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The Transformation of Manufacturing: Special Considerations for Managers

This article is based on the findings in the report, Understanding the Impacts of Industry 4.0 on Manufacturing Organizations and Workers, prepared for the Smart Factory Institute and written by Chris Cunningham, PhD, UC Foundation Professor of Psychology, and Scott Meyers, Graduate Assistant, Psychology Department & Smart Factory Institute, from the Industrial and Organizational Psychology Department at the University of Tennessee at Chattanooga.


The technological developments of Industry 4.0 will not automatically or immediately yield organizational benefits (Shet & Pereira, 2021). What is also needed is effective management and leadership support for the corresponding organizational change process and a general ability to align organizational objectives with new technological capabilities as Industry 4.0 is more fully adopted. In addition to the core worker-level competencies for Industry 4.0 outlined in the preceding subsections, it is important to acknowledge that the new ways of doing manufacturing work under Industry 4.0 will present new management challenges and requirements related to performance. For this reason, special attention is also needed to the specific KSAO and competency requirements for managers of manufacturing organizations at this time (McClelland & Boyatzis, 1980; Shet & Pereira, 2021).

Transformation of Manufacturing, Industry 4.0
Critical Requirements for Smart Managers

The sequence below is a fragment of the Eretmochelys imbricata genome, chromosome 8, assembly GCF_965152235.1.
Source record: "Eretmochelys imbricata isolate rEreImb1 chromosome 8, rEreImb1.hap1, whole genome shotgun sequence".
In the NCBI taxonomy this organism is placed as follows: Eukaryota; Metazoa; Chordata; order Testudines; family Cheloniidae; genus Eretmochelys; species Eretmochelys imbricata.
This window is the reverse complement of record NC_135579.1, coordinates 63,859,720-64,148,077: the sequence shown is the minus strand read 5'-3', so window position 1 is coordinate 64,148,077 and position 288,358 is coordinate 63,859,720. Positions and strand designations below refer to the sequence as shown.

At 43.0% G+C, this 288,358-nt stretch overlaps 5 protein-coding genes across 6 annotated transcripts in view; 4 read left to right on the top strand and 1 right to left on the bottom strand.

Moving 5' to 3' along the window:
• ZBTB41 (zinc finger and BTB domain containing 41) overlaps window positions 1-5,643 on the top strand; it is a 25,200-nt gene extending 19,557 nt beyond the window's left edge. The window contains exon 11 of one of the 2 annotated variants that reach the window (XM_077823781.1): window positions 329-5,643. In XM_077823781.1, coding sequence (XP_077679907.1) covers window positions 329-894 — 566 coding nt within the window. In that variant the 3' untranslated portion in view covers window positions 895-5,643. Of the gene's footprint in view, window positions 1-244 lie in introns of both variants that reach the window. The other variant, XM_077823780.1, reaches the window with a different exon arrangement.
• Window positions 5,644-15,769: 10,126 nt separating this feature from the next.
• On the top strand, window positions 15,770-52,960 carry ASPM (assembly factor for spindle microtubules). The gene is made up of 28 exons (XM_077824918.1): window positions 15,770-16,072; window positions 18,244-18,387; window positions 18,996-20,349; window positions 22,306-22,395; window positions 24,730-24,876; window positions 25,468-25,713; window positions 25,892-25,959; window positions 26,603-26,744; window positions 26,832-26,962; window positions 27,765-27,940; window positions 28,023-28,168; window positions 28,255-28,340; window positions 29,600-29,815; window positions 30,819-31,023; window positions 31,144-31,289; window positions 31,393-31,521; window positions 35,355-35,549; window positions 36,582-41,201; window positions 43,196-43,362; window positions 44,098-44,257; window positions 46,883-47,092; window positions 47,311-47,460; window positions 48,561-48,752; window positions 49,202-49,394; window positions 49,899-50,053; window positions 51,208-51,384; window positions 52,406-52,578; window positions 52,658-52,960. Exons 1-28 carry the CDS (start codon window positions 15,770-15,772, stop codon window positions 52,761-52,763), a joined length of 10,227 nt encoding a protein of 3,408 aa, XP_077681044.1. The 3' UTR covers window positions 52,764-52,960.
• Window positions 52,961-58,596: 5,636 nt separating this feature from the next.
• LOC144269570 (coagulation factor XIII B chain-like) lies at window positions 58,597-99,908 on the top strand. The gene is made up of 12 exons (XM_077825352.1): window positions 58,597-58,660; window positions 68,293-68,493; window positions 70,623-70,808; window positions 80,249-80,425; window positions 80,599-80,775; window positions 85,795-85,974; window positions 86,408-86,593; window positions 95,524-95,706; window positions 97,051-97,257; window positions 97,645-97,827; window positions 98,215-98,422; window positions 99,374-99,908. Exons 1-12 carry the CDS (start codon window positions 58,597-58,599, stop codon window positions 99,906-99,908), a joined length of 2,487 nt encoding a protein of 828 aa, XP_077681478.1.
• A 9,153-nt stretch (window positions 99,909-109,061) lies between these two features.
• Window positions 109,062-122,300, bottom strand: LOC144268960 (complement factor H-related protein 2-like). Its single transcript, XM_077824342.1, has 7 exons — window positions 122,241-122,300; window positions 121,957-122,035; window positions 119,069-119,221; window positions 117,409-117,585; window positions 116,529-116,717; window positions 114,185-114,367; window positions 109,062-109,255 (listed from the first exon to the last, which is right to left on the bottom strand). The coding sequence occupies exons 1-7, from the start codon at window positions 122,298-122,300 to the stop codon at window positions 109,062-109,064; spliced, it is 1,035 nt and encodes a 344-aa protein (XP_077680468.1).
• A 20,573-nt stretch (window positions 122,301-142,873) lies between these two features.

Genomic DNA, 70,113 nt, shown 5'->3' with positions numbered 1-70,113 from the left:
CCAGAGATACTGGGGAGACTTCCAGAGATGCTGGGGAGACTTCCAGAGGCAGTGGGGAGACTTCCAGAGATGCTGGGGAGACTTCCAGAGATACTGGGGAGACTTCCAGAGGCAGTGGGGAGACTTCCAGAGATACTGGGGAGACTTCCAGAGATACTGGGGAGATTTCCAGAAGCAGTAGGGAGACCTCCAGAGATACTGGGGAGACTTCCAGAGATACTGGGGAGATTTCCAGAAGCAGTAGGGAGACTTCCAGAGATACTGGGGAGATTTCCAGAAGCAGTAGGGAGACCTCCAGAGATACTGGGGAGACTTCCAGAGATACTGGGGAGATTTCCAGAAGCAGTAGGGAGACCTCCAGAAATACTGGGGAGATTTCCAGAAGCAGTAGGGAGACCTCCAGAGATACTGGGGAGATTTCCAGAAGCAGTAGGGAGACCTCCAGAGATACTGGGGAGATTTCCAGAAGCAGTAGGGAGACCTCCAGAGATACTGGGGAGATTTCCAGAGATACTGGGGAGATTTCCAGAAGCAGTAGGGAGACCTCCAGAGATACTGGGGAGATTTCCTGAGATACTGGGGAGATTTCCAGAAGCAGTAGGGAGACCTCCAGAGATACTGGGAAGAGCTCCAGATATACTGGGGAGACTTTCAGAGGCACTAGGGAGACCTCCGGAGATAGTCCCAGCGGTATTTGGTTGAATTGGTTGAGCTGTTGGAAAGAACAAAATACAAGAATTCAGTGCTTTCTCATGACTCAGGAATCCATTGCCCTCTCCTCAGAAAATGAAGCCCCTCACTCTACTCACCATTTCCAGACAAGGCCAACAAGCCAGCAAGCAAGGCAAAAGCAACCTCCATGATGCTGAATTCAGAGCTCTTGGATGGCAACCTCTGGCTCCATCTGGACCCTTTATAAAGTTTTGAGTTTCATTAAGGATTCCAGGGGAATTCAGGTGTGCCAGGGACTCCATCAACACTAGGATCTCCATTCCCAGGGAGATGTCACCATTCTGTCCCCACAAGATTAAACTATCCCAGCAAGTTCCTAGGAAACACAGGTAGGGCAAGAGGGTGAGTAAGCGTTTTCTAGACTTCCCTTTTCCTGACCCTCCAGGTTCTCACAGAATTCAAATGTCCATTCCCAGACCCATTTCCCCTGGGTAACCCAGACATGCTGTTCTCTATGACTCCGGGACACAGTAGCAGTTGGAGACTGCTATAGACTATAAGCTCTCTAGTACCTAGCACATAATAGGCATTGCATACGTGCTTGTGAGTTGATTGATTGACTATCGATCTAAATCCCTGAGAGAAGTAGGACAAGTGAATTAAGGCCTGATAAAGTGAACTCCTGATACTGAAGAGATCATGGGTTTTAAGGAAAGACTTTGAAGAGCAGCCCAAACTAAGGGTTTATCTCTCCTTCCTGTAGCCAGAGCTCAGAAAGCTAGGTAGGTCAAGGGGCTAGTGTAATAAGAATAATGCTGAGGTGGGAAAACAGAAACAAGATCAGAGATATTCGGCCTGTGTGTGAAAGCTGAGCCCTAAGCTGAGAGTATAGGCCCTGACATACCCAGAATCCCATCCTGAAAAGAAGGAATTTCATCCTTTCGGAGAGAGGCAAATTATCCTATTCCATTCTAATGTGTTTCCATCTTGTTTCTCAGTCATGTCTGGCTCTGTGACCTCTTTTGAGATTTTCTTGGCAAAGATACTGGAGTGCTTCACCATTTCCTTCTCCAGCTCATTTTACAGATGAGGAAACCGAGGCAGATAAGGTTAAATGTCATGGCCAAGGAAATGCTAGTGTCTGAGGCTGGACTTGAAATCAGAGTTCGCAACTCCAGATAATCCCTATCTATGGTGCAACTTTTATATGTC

In many ways, these key competencies mirror those of manufacturing workers more generally. The main difference, however, is in the extent to which individuals who manage and lead others are able to develop not just proficiency (which may be an adequate level of competence in some of these core domains for most production workers), but mastery in many of these competency areas that are essential to shaping and effectively guiding the efforts of their organizations. Managers will especially need to pivot or shift from focusing heavily on administrative issues to more strategic and operational efficiency objectives (Dzwigol et al., 2020). Managers must possess the technical and methodological competencies required to understand and operate within new and rapidly evolving technology environments, as well as the social and personal competencies to understand, integrate, and lead the workforce within new and highly technical environments (Shet & Pereira, 2021; Ustundag & Cevikcan, 2017).


In addition to specific competencies within these domains, several additional competencies have emerged as essential for managers of manufacturing organizations that have adopted Industry 4.0. For example, within the broader domain of technical competencies, the importance of managerial research skills and research orientation are emerging as particularly important (Grzybowska & Łupicka, 2017; Shet & Pereira, 2021). This type of research-related mindset, orientation, and skill is required to discover new methods for production, technology integration, and increased efficiency (Grzybowska & Łupicka, 2017).


In a related fashion, managers must also have advanced data analytics competencies to successfully leverage the wealth of production data created in Industry 4.0. for facilitating good business decisions and predictions (Shamim et al., 2016; Vinodh et al., 2020) for which the stakes are higher than expected for other workers. Other competencies related to understanding and operating within Industry 4.0 include knowledge of connected technology architecture, robotic process automation, digital intelligence, and sustainability/efficiency orientation (Grzybowska & Łupicka, 2017; Shet & Pereira, 2021). Competence in traditional management areas including budget and workflow management, and report and presentations development and delivery will continue to be relevant (Łupicka & Grzybowska, 2018). However, even these more traditional areas of competence for managers are likely to require some adjustment as Industry 4.0 shifts production processes towards increased technology incorporation and managers are increasingly tasked with managing workflows that include more semi- or fully automated components.